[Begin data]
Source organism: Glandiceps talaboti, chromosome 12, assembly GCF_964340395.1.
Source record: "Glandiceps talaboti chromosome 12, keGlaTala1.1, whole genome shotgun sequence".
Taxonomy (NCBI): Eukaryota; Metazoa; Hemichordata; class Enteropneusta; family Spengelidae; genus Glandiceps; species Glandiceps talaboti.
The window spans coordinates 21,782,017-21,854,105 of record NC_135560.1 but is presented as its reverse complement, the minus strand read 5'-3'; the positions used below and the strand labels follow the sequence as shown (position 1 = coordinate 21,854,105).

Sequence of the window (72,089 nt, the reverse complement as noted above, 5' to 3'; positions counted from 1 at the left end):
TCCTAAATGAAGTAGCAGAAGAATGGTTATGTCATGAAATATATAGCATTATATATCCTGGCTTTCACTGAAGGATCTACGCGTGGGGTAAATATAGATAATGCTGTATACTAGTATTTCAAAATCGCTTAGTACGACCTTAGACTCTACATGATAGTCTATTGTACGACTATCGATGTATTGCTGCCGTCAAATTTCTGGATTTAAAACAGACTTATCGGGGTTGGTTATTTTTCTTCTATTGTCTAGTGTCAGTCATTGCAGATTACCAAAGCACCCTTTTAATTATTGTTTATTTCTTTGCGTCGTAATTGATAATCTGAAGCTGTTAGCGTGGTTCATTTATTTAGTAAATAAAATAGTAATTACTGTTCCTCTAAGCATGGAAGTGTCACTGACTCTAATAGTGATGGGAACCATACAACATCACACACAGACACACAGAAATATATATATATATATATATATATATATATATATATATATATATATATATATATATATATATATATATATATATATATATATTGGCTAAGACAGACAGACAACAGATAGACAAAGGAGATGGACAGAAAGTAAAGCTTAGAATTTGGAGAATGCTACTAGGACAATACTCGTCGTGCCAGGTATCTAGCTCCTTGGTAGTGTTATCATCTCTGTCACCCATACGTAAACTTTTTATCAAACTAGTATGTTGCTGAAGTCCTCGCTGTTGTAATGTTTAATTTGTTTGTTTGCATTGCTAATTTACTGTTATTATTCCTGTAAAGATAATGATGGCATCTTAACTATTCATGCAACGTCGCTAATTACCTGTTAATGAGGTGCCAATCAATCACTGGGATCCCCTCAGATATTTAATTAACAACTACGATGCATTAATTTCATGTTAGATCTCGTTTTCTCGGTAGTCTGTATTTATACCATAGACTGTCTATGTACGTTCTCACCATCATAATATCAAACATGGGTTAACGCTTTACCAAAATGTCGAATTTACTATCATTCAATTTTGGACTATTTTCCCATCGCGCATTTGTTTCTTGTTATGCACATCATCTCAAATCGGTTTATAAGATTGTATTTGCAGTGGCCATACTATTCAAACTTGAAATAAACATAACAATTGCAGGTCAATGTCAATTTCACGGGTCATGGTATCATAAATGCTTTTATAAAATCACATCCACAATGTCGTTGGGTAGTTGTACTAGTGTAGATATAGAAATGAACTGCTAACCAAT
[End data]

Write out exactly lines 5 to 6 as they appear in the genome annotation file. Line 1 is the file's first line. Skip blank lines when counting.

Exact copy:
Sequence of the window (72,089 nt, the reverse complement as noted above, 5' to 3'; positions counted from 1 at the left end):
TCCTAAATGAAGTAGCAGAAGAATGGTTATGTCATGAAATATATAGCATTATATATCCTGGCTTTCACTGAAGGATCTACGCGTGGGGTAAATATAGATAATGCTGTATACTAGTATTTCAAAATCGCTTAGTACGACCTTAGACTCTACATGATAGTCTATTGTACGACTATCGATGTATTGCTGCCGTCAAATTTCTGGATTTAAAACAGACTTATCGGGGTTGGTTATTTTTCTTCTATTGTCTAGTGTCAGTCATTGCAGATTACCAAAGCACCCTTTTAATTATTGTTTATTTCTTTGCGTCGTAATTGATAATCTGAAGCTGTTAGCGTGGTTCATTTATTTAGTAAATAAAATAGTAATTACTGTTCCTCTAAGCATGGAAGTGTCACTGACTCTAATAGTGATGGGAACCATACAACATCACACACAGACACACAGAAATATATATATATATATATATATATATATATATATATATATATATATATATATATATATATATATATATATATATATATATATTGGCTAAGACAGACAGACAACAGATAGACAAAGGAGATGGACAGAAAGTAAAGCTTAGAATTTGGAGAATGCTACTAGGACAATACTCGTCGTGCCAGGTATCTAGCTCCTTGGTAGTGTTATCATCTCTGTCACCCATACGTAAACTTTTTATCAAACTAGTATGTTGCTGAAGTCCTCGCTGTTGTAATGTTTAATTTGTTTGTTTGCATTGCTAATTTACTGTTATTATTCCTGTAAAGATAATGATGGCATCTTAACTATTCATGCAACGTCGCTAATTACCTGTTAATGAGGTGCCAATCAATCACTGGGATCCCCTCAGATATTTAATTAACAACTACGATGCATTAATTTCATGTTAGATCTCGTTTTCTCGGTAGTCTGTATTTATACCATAGACTGTCTATGTACGTTCTCACCATCATAATATCAAACATGGGTTAACGCTTTACCAAAATGTCGAATTTACTATCATTCAATTTTGGACTATTTTCCCATCGCGCATTTGTTTCTTGTTATGCACATCATCTCAAATCGGTTTATAAGATTGTATTTGCAGTGGCCATACTATTCAAACTTGAAATAAACATAACAATTGCAGGTCAATGTCAATTTCACGGGTCATGGTATCATAAATGCTTTTATAAAATCACATCCACAATGTCGTTGGGTAGTTGTACTAGTGTAGATATAGAAATGAACTGCTAACCAAT